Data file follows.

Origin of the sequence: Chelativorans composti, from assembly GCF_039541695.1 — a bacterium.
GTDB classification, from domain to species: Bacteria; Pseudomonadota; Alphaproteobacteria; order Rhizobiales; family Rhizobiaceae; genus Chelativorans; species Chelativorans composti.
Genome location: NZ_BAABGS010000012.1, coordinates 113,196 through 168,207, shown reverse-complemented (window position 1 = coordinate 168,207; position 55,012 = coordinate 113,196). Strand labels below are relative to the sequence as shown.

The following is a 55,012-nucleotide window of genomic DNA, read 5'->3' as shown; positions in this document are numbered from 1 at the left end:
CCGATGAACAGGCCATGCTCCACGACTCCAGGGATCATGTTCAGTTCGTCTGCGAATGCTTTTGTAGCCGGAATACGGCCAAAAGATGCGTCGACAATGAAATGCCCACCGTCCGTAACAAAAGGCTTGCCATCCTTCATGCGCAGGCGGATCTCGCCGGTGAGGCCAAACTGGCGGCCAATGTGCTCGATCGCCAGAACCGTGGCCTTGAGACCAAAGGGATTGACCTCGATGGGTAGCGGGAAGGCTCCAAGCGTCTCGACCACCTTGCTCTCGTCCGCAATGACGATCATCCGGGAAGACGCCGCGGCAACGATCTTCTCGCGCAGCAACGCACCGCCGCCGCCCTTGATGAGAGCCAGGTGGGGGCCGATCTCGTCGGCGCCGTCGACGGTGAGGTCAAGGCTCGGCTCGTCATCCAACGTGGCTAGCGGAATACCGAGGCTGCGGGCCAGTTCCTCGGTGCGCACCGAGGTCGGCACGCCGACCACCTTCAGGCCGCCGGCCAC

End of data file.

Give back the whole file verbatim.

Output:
Origin of the sequence: Chelativorans composti, from assembly GCF_039541695.1 — a bacterium.
GTDB classification, from domain to species: Bacteria; Pseudomonadota; Alphaproteobacteria; order Rhizobiales; family Rhizobiaceae; genus Chelativorans; species Chelativorans composti.
Genome location: NZ_BAABGS010000012.1, coordinates 113,196 through 168,207, shown reverse-complemented (window position 1 = coordinate 168,207; position 55,012 = coordinate 113,196). Strand labels below are relative to the sequence as shown.

The following is a 55,012-nucleotide window of genomic DNA, read 5'->3' as shown; positions in this document are numbered from 1 at the left end:
CCGATGAACAGGCCATGCTCCACGACTCCAGGGATCATGTTCAGTTCGTCTGCGAATGCTTTTGTAGCCGGAATACGGCCAAAAGATGCGTCGACAATGAAATGCCCACCGTCCGTAACAAAAGGCTTGCCATCCTTCATGCGCAGGCGGATCTCGCCGGTGAGGCCAAACTGGCGGCCAATGTGCTCGATCGCCAGAACCGTGGCCTTGAGACCAAAGGGATTGACCTCGATGGGTAGCGGGAAGGCTCCAAGCGTCTCGACCACCTTGCTCTCGTCCGCAATGACGATCATCCGGGAAGACGCCGCGGCAACGATCTTCTCGCGCAGCAACGCACCGCCGCCGCCCTTGATGAGAGCCAGGTGGGGGCCGATCTCGTCGGCGCCGTCGACGGTGAGGTCAAGGCTCGGCTCGTCATCCAACGTGGCTAGCGGAATACCGAGGCTGCGGGCCAGTTCCTCGGTGCGCACCGAGGTCGGCACGCCGACCACCTTCAGGCCGCCGGCCAC